FogCon and Perspective

IMG_4122I had a great couple of days at FogCon.  I wasn’t sure what to expect, but as I left the house Friday afternoon, I had a realization.  I was walking alone to BART, to take the train across the Bay, to walk through a city I’m only vaguely familiar with, to sign into a convention where I didn’t have a concrete plan to see anyone I knew.  Maybe some people can do that and not think twice, but I am a person who used to be afraid to leave my house alone. (For good reason. Someday I’ll tell you that story.) I felt like I deserved a medal just for setting out.

I got to Walnut Creek. In the course of my 10-minute walk to the hotel, I walked through a downpour, had my umbrella torn out of my hands by the wind, and was blinded by sun.  I still managed to get myself checked in, find the reading I wanted to hear, score free coffee in the hotel bar (big tip to the waitress for that), and get myself to the panel I was assigned.

“From Caterpillar to Butterfly” was so much more fun than I expected.  It may have been the first time I was on a solely female panel that was entirely unconcerned with the gender of its participants.  We were there to talk about weird creatures on earth and how familiarity with them can make the alien creatures we write about more plausible.

Jamie Henderson, the moderator, did a great job of including everyone and keeping the conversation moving. I held down the literary end of the discussion, since the others were science nerds of varying stripes, all of whom were on fire with enthusiasm for the weirdness in our world.  I got to gush about octopi and cuttlefish.  The audience was a nice size, everyone contributed, and I had a lot of fun. I wish I’d been taking notes.

Up in the bar afterward, a couple who had been at the panel invited me to join them. We had an amazing conversation about Mary Roach (she has a new book coming out!), earthquakes, serving our feline masters, and so much more.  Once again I had to marvel: I was talking to strangers, almost unselfconsciously.  I was enjoying myself immensely.

Only after we parted ways did I begin to criticize myself and my inability to act normal in public.  It was as if I had forgotten briefly how socially inept I am.  I decided it didn’t matter.  I didn’t care.  I’d enjoyed myself.  I would just hope that they had as well.  I walked alone through the rain back to BART, came home to an empty house, and went to bed, wrung out.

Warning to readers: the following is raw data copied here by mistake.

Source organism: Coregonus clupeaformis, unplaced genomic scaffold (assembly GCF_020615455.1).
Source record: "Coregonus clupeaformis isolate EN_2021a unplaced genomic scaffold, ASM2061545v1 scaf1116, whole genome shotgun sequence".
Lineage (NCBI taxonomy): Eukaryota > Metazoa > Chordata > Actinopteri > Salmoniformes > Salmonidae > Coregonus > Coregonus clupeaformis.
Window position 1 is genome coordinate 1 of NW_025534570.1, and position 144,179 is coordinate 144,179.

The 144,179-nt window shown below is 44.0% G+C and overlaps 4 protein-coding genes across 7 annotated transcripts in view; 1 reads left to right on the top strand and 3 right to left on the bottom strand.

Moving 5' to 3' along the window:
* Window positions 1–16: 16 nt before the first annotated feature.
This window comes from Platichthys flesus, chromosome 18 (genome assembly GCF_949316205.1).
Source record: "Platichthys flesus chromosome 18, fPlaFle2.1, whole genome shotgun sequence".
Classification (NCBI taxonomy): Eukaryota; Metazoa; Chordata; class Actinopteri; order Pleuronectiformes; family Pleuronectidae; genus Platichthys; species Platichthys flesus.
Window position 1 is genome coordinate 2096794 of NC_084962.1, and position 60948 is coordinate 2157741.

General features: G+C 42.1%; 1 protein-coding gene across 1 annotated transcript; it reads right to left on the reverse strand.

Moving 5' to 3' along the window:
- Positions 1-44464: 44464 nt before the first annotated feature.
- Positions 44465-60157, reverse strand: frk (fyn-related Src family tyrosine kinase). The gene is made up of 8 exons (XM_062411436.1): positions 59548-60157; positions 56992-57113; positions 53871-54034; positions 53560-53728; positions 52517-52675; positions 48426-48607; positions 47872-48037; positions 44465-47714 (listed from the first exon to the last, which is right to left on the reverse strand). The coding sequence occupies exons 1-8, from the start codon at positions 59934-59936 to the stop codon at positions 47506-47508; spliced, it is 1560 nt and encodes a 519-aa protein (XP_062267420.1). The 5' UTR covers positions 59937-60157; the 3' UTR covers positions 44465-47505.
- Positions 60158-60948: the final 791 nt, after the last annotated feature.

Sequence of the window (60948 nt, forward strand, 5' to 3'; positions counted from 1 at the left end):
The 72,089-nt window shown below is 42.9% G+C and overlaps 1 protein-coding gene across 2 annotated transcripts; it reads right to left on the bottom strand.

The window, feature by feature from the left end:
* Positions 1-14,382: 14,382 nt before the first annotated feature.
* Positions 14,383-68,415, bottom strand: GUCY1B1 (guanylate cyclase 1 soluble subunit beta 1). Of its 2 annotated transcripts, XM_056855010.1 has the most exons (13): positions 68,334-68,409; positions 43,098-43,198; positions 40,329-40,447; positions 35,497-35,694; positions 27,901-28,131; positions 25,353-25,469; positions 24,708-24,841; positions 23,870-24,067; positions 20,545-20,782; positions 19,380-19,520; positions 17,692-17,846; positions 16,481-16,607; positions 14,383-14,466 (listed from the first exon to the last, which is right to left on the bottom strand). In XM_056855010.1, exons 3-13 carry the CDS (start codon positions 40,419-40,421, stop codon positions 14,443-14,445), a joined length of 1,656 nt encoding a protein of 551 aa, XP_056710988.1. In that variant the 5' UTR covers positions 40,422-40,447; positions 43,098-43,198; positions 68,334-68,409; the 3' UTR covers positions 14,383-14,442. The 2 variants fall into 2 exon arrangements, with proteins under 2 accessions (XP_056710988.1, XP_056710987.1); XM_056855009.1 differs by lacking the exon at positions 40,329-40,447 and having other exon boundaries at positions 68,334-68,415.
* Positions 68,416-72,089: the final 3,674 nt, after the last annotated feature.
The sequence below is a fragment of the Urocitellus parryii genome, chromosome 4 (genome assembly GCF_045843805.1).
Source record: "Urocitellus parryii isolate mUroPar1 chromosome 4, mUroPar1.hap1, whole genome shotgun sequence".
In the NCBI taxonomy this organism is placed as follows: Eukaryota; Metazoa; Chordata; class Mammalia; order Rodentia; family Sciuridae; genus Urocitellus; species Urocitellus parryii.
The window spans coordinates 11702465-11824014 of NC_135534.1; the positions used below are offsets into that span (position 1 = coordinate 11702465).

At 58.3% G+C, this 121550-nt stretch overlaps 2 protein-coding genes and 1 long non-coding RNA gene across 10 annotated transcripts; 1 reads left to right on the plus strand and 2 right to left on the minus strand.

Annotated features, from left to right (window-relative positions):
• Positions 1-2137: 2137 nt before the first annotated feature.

Saturday morning I had to be back to the convention to read at 10:30.  I managed to get to the hotel early enough to be the first one in the reading room, to settle and relax a moment before people came.  I set up a copy of No More Heroes on a table in the front of the room, like a real writer might.

Then people came and we made conversation.  I met the other readers.  They decided I should go first and I was okay with that, because there were people to hear me.  (So different from all the readings when I was afraid, when nausea choked me and my heart beat too loud!) I sat down, opened the book, and read about Mykah wading on the beach, facing the anti-human prejudice.  I read Ariel and Eilif getting the message that the Thallians might not be dead after all.

The applause was so beautiful afterward.

Micah Joel read from his soon-to-be published novel about a Silicon Valley guy sent back to ancient Sumer.  Then Shara Tran, who’d won the convention’s writing contest, read a lovely fairy tale.  It was a nice range of material.

I gave the books I’d brought to Joel and Toni for Rebound Books in San Rafael. They were kind enough to invite me back up to read at the Litquake in October — maybe even to read in a funeral home, which would be a huge treat.

One of Shara’s friends was nice enough to buy the last of the books I had with me — and then they invited me to join them for lunch.  I couldn’t get a ticket, so I didn’t go, but once again I felt like a normal, socially skilled person — someone that strangers might like to have lunch with.

While I ate my solo lunch in the bar, I read an email from a generous stranger, who said, “I’ve just finished No More Heroes and wanted to say well done on such a great trilogy. I thoroughly enjoyed the way you used elements in each book to craft a connected trilogy of individual adventures, from action thriller to time travel mystery to court room drama. Thanks very much. Do you have any plans for a book 4? Or any further adventures for the Veracity and its crew?”

It felt, at the time, like the nicest thing anyone had said to me ever.

Of course, this morning, I got a second rejection for one of the stories of the Veracity‘s further adventures.  I’m sure the story will find a home, eventually.  The rejection was just a little reminder that I may have come a long, long way, but I still have a long way to go.

About Loren Rhoads

I'm the author of 199 Cemeteries to See Before You Die and Wish You Were Here: Adventures in Cemetery Travel, as well as a space opera trilogy. I'm also co-author of a series about a succubus and her angel. In addition to blogging at, I blog about my morbid life at
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2 Responses to FogCon and Perspective

  1. Oh, Loren, I would never have guessed that you were ever apprehensive about an audience! You are better than a normal, socially skilled person!

    • Loren Rhoads says:

      You always say the nicest things! I’m just trying to be more honest about how far I’ve come — and how much farther I’d like to go, as I put myself out in the world.

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